The pandemic revealed the limits of red-in-tooth-and-claw capitalism.
The pandemic has taught us many lessons. One of the most important is that in the absence of sensible price signals and carefully designed incentives, markets fail us.
There are two ways in which capitalist markets go wrong. The first is when a harm (environmental pollution, for instance) is very broadly distributed, so that no particular individual is specifically affected (at least in the short run), yet the benefits are concentrated for a select few. Those few can lobby for a relaxation of limits without necessarily raising objections, as the negatives are so widely diffused. As Rebecca Henderson points out in her excellent book Reimagining Capitalism in a World on Fire, an effective way to counteract this kind of market failure is by instituting taxes or other mechanisms that find their way into pricing, in order to appropriately balance both sets of interests.
The second way capitalism can be misdirected is when the provision of a benefit that would be good for the majority produces no particular economic reward for anyone. Many social problems fall into this category: affordable housing, public education, the discovery of new cures relying on old off-patent medicines, pandemic preparedness, and so on.
Against this backdrop, it is intriguing to speculate about how we will manage infrastructure vital to a well-functioning economy once we move on to whatever comes post-pandemic. The prevailing ideology is that markets will solve these problems. But, as is now abundantly clear, markets are incapable. We are long overdue a rebalancing of interests.
One warning sign that rebalancing is necessary is that vast amounts of publicly critical infrastructure is in private hands. Take water. Affordable, clean water is essential to a well-functioning community – yet the public entities responsible for this public good frequently sell water operations to private interests. The results are often higher prices to consumers, poor service, and not necessarily the investment needed for aging, inefficient systems. The same challenges are occurring with roads, prisons, energy provision, schools, policing and a bevy of other activities intended to support the public good.
A second sign is that some elements of ‘infrastructure’ that we didn’t realize were going to be enormously important started off as private-sector initiatives. Consider online mapping apps. Without anyone’s ill intentions, the technology has become central to the most basic operations of life – whether it is getting from A to B in a car or arranging dinner delivery. And yet, what is the recourse when the private company running an essential service gets it wrong? Apparently, none. In one rather horrifying incident reported by ABC News, a woman’s house was torn down without permits. The demolition company allegedly blamed incorrect information provided by a mapping app, which it used without cross-checking.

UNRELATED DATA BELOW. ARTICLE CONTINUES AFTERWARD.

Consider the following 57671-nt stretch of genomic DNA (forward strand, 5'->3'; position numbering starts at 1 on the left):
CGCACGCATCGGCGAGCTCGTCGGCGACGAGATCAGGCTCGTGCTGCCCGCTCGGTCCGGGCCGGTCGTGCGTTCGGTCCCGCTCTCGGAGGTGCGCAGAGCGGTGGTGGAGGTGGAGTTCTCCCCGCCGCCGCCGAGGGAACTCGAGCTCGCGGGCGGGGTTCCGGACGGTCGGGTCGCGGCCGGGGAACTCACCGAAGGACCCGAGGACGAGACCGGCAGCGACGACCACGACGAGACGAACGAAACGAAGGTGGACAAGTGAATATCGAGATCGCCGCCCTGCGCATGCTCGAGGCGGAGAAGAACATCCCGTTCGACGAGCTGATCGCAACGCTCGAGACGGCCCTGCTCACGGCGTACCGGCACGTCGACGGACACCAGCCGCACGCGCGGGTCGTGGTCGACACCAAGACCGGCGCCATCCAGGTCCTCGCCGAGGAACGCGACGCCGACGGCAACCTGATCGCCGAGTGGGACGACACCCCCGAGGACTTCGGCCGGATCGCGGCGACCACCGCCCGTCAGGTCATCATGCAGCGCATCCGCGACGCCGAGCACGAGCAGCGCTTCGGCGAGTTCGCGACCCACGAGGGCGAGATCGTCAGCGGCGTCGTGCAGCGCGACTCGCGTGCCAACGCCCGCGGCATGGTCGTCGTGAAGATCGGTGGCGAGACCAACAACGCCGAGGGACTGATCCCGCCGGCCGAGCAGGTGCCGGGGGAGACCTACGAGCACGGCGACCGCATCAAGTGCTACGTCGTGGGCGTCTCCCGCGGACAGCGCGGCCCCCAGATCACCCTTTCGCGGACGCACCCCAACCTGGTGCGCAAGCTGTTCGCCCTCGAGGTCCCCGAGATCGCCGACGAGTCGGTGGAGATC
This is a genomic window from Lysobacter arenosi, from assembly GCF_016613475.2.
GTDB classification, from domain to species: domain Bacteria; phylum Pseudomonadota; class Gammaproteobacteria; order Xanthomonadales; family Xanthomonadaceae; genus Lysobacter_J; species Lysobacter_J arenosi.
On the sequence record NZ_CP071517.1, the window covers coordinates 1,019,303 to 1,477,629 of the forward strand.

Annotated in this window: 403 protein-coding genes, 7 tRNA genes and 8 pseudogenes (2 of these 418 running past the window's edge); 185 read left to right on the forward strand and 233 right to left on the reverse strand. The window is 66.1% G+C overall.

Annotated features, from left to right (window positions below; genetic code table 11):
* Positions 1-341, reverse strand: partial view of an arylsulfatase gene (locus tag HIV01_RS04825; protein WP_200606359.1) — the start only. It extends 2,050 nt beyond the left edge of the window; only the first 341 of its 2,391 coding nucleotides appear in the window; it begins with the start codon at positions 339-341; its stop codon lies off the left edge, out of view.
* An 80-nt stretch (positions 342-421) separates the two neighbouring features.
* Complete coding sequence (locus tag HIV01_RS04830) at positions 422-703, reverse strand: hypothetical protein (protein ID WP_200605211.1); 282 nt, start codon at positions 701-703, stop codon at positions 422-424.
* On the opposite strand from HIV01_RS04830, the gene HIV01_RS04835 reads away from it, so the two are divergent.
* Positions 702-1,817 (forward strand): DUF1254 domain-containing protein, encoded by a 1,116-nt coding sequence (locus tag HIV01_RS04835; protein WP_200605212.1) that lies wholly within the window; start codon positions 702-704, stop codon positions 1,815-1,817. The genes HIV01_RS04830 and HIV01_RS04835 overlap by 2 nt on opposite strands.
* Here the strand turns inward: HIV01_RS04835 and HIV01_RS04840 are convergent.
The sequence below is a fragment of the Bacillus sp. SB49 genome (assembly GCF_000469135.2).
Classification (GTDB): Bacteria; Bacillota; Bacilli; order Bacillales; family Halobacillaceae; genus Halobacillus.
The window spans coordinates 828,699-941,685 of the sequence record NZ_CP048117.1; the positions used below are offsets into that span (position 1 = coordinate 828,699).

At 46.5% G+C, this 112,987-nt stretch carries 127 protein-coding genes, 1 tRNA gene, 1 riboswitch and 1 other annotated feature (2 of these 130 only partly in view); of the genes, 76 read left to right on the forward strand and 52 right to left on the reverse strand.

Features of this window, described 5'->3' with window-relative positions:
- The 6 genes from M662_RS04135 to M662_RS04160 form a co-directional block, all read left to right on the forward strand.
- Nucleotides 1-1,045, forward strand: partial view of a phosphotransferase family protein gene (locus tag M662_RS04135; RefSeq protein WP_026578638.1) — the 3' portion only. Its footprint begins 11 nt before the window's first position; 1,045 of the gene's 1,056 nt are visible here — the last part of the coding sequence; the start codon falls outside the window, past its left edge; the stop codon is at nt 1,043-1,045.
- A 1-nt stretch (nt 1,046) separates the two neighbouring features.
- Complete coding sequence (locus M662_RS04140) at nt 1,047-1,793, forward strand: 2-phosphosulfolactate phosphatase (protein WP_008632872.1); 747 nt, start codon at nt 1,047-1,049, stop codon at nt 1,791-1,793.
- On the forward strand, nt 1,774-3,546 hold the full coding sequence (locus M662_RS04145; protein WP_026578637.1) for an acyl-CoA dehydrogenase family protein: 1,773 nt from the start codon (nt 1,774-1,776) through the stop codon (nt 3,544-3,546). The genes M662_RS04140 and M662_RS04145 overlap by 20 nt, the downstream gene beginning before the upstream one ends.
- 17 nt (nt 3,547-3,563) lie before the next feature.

Finally, when private actors essentially exercise monopoly control over a product or service that citizens depend upon, the consequences can be highly negative. Without countervailing forces such as regulation or the threat of prosecution, it is all too easy to force those in need to pay exorbitantly. The pharmaceutical sector offers any number of examples of critical treatments (which one could argue represent as important a public good as bridges or roads) whose invention costs have long since been paid off, but whose prices skyrocket nonetheless.
The poster child for such behavior is drug company Mylan. In 2007, it acquired rights to the EpiPen device, which delivers doses of anti-shock drug epinephrine. This life-saving drug is long past its patent-protected days – unlike the injectors. Mylan brought in annual price increases (starting in August, of course, when parents of allergic children stock up for back-to-school) that saw the EpiPen’s price rise from under $100 to $608.61 by 2016. And this is not an isolated incident – a study found that from 2010 to 2015, more than 300 off-patent drugs sold in the US saw price increases of 100% or more.
Markets can and do work, but they require a framework to act for the good of the many, not the few. Extreme capitalism has fallen foul of the virus. It should be finished here.
Rita Gunther McGrath is professor of management at Columbia Business School and an educator in Duke CE’s Building Strategic Agility online course.